Trump speaks with Boeing CEO after crash raises concerns

President TrumpDonald John TrumpBusiness school deans call for lifting country-specific visa caps Bolton told ex-Trump aide to call White House lawyers about Ukraine pressure campaign: report Federal prosecutors in New York examining Giuliani business dealings with Ukraine: report MORE on Tuesday spoke with the CEO of Boeing as the company grapples with concerns over the safety of its 737 Max 8 aircraft.

The two men spoke by phone, and Boeing chief Dennis Muilenburg expressed confidence in the safety of the Max fleet of planes, according to a person familiar with the matter.

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The conversation took place after Trump tweeted early in the day that planes "are becoming far too complex to fly."

It was not immediately clear who initiated the call.

Trump on Tuesday morning expressed concern that the increasing complexity of airplane technology was creating danger.

"Pilots are no longer needed, but rather computer scientists from MIT," he tweeted. "I see it all the time in many products. Always seeking to go one unnecessary step further, when often old and simpler is far better."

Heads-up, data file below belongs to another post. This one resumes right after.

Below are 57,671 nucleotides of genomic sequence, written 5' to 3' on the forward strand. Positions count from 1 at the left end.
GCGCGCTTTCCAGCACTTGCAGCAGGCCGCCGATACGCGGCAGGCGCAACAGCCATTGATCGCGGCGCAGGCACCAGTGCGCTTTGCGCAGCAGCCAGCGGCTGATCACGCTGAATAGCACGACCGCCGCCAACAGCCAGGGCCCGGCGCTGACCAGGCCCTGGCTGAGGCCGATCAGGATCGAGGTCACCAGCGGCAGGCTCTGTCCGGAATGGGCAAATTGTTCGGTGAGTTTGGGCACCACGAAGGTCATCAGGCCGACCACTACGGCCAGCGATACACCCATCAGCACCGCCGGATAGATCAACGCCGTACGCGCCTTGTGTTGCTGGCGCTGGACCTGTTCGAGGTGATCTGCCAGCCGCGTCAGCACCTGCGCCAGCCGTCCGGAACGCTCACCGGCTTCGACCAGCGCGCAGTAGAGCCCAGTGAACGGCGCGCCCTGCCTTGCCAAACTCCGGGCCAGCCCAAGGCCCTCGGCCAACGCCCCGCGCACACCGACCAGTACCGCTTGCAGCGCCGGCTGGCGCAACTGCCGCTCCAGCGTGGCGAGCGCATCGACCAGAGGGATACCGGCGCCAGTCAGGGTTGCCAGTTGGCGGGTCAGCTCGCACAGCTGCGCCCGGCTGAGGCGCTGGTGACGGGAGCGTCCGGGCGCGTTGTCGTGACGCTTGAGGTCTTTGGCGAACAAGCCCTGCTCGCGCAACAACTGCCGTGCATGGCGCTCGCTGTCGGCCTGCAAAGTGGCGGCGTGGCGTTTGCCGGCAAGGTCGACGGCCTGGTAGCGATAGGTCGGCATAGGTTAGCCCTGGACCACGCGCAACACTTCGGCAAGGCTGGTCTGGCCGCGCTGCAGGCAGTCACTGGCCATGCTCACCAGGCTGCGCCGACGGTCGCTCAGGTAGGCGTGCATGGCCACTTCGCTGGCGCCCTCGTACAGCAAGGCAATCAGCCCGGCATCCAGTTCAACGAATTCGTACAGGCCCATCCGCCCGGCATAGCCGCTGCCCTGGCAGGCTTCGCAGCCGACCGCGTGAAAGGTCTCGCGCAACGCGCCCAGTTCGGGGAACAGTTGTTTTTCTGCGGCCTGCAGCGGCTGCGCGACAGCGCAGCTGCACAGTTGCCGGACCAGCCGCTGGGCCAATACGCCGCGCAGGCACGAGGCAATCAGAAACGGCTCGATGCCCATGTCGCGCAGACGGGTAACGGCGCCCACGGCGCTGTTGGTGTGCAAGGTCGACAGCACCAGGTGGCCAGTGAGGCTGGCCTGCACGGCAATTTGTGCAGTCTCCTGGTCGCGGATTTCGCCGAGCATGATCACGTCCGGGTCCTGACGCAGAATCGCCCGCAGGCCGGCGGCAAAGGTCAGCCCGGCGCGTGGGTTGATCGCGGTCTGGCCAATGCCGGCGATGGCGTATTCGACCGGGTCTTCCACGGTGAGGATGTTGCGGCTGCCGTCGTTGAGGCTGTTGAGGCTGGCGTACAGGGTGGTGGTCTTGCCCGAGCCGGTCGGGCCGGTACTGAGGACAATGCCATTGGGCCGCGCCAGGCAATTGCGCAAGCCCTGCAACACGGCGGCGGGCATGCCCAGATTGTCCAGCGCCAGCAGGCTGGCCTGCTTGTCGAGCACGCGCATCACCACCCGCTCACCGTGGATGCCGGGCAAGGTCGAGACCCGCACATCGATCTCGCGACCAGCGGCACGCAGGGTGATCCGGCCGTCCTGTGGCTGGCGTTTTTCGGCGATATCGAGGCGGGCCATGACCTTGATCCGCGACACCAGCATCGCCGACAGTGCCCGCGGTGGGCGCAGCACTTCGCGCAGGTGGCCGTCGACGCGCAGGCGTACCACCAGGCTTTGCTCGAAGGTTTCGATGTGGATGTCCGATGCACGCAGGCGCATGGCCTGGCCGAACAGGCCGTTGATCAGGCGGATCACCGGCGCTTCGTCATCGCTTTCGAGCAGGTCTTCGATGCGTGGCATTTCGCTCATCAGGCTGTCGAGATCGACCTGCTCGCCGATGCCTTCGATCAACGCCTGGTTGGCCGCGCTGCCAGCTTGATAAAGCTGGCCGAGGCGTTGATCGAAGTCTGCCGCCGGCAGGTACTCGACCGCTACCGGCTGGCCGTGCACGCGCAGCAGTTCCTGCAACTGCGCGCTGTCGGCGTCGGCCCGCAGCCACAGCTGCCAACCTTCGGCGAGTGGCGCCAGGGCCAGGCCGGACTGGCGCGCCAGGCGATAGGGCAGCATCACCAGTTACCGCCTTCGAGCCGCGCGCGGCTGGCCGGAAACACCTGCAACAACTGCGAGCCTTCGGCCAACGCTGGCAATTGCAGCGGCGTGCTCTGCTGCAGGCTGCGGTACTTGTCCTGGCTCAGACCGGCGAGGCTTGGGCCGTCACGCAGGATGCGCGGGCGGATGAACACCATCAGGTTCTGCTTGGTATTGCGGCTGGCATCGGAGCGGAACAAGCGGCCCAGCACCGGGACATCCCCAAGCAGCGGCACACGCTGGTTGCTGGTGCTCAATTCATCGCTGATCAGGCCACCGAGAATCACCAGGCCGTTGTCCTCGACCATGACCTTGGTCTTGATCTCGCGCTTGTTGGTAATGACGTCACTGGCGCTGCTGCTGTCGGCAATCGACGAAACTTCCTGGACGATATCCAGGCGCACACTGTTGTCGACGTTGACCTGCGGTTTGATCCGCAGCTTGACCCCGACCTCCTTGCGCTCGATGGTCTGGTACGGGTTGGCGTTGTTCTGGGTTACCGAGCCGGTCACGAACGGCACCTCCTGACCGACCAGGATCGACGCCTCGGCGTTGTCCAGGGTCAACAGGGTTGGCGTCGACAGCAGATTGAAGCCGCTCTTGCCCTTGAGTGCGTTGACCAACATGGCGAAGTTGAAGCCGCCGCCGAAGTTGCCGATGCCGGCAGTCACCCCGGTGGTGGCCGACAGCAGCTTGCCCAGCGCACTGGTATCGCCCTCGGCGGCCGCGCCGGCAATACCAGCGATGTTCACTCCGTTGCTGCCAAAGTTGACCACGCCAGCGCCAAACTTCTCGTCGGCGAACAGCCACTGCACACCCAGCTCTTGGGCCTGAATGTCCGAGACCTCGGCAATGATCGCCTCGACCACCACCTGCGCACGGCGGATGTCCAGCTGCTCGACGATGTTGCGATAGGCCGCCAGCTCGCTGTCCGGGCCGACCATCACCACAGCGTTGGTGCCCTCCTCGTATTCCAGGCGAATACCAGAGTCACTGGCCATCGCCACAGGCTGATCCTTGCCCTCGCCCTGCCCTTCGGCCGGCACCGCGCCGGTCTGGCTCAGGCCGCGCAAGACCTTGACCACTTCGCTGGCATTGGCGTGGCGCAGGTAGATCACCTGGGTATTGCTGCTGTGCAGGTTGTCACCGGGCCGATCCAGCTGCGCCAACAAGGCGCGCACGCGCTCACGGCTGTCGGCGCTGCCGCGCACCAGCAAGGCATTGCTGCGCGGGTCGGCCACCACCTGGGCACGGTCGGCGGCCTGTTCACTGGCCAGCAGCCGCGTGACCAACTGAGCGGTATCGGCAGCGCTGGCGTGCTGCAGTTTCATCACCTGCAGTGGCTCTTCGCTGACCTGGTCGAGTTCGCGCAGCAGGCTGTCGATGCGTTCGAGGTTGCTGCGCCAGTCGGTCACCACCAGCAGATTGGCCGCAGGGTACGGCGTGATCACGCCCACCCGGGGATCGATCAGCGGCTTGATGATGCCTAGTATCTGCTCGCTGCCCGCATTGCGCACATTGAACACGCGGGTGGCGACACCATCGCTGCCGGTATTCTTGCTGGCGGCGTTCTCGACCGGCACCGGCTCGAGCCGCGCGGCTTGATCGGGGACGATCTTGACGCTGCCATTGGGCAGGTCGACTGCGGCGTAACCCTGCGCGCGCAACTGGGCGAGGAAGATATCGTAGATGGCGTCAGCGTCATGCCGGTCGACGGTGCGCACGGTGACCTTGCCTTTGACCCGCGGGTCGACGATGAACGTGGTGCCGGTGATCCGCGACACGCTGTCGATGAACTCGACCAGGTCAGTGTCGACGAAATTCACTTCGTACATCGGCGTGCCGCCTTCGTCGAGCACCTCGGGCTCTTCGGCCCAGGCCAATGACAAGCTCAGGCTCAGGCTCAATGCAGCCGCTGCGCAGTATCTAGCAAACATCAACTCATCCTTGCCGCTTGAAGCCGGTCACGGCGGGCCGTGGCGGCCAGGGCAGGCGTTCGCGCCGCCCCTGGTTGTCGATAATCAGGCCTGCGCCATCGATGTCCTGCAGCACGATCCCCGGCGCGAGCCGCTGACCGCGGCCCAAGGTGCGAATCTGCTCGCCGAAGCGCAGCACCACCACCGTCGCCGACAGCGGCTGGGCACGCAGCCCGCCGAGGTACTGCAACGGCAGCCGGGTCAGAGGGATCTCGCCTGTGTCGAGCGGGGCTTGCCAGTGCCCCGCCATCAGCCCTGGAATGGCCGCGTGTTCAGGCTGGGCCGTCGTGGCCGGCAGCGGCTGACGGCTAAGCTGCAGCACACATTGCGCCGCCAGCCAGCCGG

"Split second decisions are needed, and the complexity creates danger," he continued. "All of this for great cost yet very little gain. I don’t know about you, but I don’t want Albert Einstein to be my pilot. I want great flying professionals that are allowed to easily and quickly take control of a plane!"

The European Union, China, Australia, Indonesia and other countries have grounded Boeing 737 Max 8 planes in the wake of an Ethiopian Airlines crash over the weekend that killed 157 people.

The aircraft was also involved in an October crash in Indonesia. Both incidents are the subject of ongoing investigations.

The Trump administration has yet to follow suit and ground the planes in the U.S., despite growing calls from lawmakers and industry stakeholders.

The Federal Aviation Administration (FAA) said in a statement Monday that the planes are safe to fly, and that it will take appropriate action if it determines otherwise. The agency said Tuesday morning that it had no updated comment on the matter.

White House press secretary Sarah Huckabee Sanders indicated in an interview with Fox News on Tuesday afternoon that the Trump administration would allow the investigations into the crashes to play out before making any decision.

"We have to review and see what actually took place," she said. "We know that a lot of people in the industry have started to voice concerns about the amount of technology and taking the power out of the hands of the pilots, you saw the president talk about that in his tweets earlier today.

"This is going to be a process and we’re going to be in constant contact through the Department of Transportation, the FAA and make a determination at the appropriate time."